Your body needs to obtain a number of essential nutrients from your food to function properly. ‘Essential’ means that your body cannot create them on its own, or at least not enough of them.
While there are many essential nutrients, they can be broken down into two categories: macronutrients and micronutrients.
Fats, carbohydrates and proteins. Fat is the most calorie-dense nutrient, providing 9 calories per gram. Carbohydrates and protein each provide 4 calories per gram.
Carbohydrates: Controversial these days and probably will be for some time to come. However, they are your number one source of energy.
Fibers: A carb category of their own. They have a positive impact on heart and brain health, and can help prevent or delay the onset of diabetes, cardiovascular and neurodegenerative diseases and a wide range of cancers. Because of the strong connection between the gut and the brain, eating more fibers can have a significant positive impact on mental performance and wellbeing.
Fats: Your body needs fats, and since it cannot produce all the fats it needs, you need to get them from what you eat. Eating the right kinds of fats in the right proportions can boost your energy and benefit your health and wellbeing enormously.
Fats can be divided into healthier and less healthy types. ‘Good fats’ are the monounsaturated fats and polyunsaturated fats omega-3 and omega-6. Ideally you should eat an equal amount of both of them. Saturated fats are often referred to as the ‘in-between saturated Fats’. This is because their relationship with health is controversial. Last but not least, there are the trans fats. Of all the fats, these are without a doubt the worse kind. They have no nutritional value whatsoever, and they are bad for you, no matter how little of them you consume.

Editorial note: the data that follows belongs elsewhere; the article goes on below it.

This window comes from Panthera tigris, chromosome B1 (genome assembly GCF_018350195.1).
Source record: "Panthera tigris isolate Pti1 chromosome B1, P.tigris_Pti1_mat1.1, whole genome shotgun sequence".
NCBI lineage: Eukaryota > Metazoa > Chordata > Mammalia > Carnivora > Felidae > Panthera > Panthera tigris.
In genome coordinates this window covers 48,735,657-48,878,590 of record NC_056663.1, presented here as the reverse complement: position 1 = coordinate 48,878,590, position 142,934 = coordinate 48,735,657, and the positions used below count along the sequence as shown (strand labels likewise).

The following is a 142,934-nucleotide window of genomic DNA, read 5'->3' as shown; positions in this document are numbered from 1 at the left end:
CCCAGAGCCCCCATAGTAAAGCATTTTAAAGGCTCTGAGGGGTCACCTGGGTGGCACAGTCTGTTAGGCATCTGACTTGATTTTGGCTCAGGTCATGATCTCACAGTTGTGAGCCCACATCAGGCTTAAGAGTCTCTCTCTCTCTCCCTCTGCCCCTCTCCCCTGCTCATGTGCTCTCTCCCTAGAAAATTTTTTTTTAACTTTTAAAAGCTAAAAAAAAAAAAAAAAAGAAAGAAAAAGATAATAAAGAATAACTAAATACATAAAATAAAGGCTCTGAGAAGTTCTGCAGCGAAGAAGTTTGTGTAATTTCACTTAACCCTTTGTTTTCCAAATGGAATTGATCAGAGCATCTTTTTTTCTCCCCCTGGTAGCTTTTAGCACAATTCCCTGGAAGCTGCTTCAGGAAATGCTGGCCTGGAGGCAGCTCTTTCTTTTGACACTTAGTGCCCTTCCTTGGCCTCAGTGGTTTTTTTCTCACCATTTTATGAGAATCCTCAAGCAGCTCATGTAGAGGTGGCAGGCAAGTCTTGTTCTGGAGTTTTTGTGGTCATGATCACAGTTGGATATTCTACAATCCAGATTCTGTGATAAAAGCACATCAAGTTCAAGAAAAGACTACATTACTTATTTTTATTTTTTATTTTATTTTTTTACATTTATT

Proteins: Your body primarily uses proteins for growth, maintenance and the repair of muscles, hair, nails, skin and every other organ and tissue in your body (such as your heart, kidneys and liver). It also uses them for the production of neurotransmitters in your brain.
Proteins are different from fats in the sense that there are no clear bad proteins or ones that top the rest. The 20 amino acids that your body uses to build its own proteins are the same but the ‘packaging’ in which they enter your body can differ tremendously in quality. So when it comes to protein, the trick is to look at what it comes with. What are the other nutrients in the foods that you get your protein from? Are your proteins coming from a variety of vegetables, nuts, seeds, beans, fresh fish and whole grains, or are you getting them from processed red meats, protein bars and milkshakes? Look at the source, and make your decisions based on that information.
Vitamins and minerals. You only need a few of them but they are crucial to ensure a normal metabolism, growth and overall wellbeing.
Vitamins: There are 13 different kinds of vitamins, each with their own specific benefits, and most of them are extracted from your food. Vitamins are usually divided into two groups; fat-soluble and water-soluble vitamins. Your body generally doesn’t store water-soluble vitamins, except for vitamin B12. That’s why you should try to obtain them from your daily diet. In contrast, your body does store fat-soluble vitamins in your fat and liver.
Antioxidants: All vitamins play important roles in your body but some have an added role, as antioxidants. As the name suggests, they combat oxidation; a natural process that produces free radicals, which ‘oxidize’ cells throughout your body in a process called ‘oxidative stress’. Over time, too much oxidation causes your cells and tissues to function less, potentially leading to chronic inflammation and an endless list of diseases. Antioxidants help counter this process.
Minerals: Although your body only needs super small amounts of minerals, measured in milligrams (mg) or micrograms (ug), they are essential for good health and performance. Your body needs them to regulate chemical reactions, body fluids, and maintain bone structures.